ASSOCIATION BETWEEN HOUSING TYPE AND GAZE, SOCIABILITY, AND FEAR-APPEASEMENT RESPONSES IN DOGS
Philosophy. Psychology. Religion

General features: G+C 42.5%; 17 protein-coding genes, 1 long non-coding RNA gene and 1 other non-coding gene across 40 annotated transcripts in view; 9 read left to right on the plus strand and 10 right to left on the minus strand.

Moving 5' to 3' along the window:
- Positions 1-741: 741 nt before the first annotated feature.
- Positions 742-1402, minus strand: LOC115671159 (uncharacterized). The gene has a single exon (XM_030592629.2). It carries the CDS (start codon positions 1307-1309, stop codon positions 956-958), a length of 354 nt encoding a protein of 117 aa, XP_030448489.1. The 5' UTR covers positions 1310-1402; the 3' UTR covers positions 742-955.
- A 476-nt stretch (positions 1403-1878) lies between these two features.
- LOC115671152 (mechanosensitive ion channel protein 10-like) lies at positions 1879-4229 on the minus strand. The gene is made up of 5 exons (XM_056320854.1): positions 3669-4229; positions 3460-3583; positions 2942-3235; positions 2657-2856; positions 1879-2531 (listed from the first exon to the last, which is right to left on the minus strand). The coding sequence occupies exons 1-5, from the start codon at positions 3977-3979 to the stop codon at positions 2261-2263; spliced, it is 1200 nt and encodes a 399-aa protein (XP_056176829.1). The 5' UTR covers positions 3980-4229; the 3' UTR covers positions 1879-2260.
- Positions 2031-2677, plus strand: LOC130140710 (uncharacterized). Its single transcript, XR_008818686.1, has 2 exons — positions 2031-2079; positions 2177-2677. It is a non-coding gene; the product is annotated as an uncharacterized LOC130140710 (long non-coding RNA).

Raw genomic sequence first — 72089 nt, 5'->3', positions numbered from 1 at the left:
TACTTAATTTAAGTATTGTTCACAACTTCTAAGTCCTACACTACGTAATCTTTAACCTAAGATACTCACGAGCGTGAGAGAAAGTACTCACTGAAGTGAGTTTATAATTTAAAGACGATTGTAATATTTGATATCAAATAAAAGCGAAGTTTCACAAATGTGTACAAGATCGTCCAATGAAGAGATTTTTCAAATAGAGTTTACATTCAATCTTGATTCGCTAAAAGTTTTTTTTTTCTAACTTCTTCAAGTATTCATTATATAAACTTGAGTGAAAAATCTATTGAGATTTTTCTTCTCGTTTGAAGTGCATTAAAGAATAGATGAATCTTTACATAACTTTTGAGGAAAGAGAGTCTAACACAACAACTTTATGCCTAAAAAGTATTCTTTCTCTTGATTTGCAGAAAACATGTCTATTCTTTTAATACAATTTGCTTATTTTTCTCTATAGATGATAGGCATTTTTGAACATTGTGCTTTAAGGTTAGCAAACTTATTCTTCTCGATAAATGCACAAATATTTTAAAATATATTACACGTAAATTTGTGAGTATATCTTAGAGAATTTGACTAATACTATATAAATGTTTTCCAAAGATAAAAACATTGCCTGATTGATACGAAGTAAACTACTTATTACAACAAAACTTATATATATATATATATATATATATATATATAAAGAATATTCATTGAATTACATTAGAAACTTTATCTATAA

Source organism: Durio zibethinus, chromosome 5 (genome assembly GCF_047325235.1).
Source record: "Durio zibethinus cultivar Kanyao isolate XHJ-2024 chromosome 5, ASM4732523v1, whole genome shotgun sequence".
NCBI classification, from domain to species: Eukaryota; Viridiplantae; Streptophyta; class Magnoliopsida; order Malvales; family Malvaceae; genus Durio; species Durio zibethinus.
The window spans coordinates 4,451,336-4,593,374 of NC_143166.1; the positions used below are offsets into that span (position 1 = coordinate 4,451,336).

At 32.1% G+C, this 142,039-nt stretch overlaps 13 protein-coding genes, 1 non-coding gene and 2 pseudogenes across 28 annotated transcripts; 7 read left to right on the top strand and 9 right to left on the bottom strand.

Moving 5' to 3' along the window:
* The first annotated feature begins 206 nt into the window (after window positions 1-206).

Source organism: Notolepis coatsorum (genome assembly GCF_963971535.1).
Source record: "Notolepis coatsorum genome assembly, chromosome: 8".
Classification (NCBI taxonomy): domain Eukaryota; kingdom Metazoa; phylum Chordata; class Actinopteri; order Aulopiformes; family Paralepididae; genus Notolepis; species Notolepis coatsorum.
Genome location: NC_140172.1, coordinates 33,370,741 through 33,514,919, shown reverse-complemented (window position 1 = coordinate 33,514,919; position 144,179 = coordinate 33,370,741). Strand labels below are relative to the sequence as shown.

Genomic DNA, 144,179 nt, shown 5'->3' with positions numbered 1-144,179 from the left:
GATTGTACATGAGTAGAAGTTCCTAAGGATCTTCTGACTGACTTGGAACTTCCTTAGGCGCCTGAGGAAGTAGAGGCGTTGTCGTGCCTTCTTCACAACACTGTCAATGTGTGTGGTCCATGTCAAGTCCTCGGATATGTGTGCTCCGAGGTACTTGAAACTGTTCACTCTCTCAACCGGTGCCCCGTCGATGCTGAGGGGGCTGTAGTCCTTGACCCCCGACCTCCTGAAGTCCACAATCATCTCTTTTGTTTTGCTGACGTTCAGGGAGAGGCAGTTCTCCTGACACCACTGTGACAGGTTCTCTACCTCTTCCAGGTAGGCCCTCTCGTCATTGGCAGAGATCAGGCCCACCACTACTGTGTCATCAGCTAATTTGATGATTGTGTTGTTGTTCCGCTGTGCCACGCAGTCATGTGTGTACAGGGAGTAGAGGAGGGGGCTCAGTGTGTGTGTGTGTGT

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AbstractThe aim of this work is to study the effects of housing conditions, shelter versus family house, on gaze response as well as on sociability and fear-appeasement (tail and ears down and crouching) behaviors. Also, the objective is to analyze whether there is a relationship between these behaviors. Eight shelter and nine family dogs, adult, both sexes and mixed breeds were assessed in a sociability test in which dogs were exposed to the presence of an unknown human who act-ed passively and a communicative task in which a person remain near a visible but unreachable source of food. Results showed that, in both tests, shelter dogs showed more fear-appeasement behaviors than family dogs but there were no differences in their approaching levels to the human. Moreover, the groups didn’t show differences in their gaze response towards the human face. However, gaze duration was longer in the communicative task, where food was present, than in the sociability test, in both groups. In conclusion, housing in a shelter could modify some responses of the dogs related to fear-appeasement towards humans affecting the quality of the bond between them.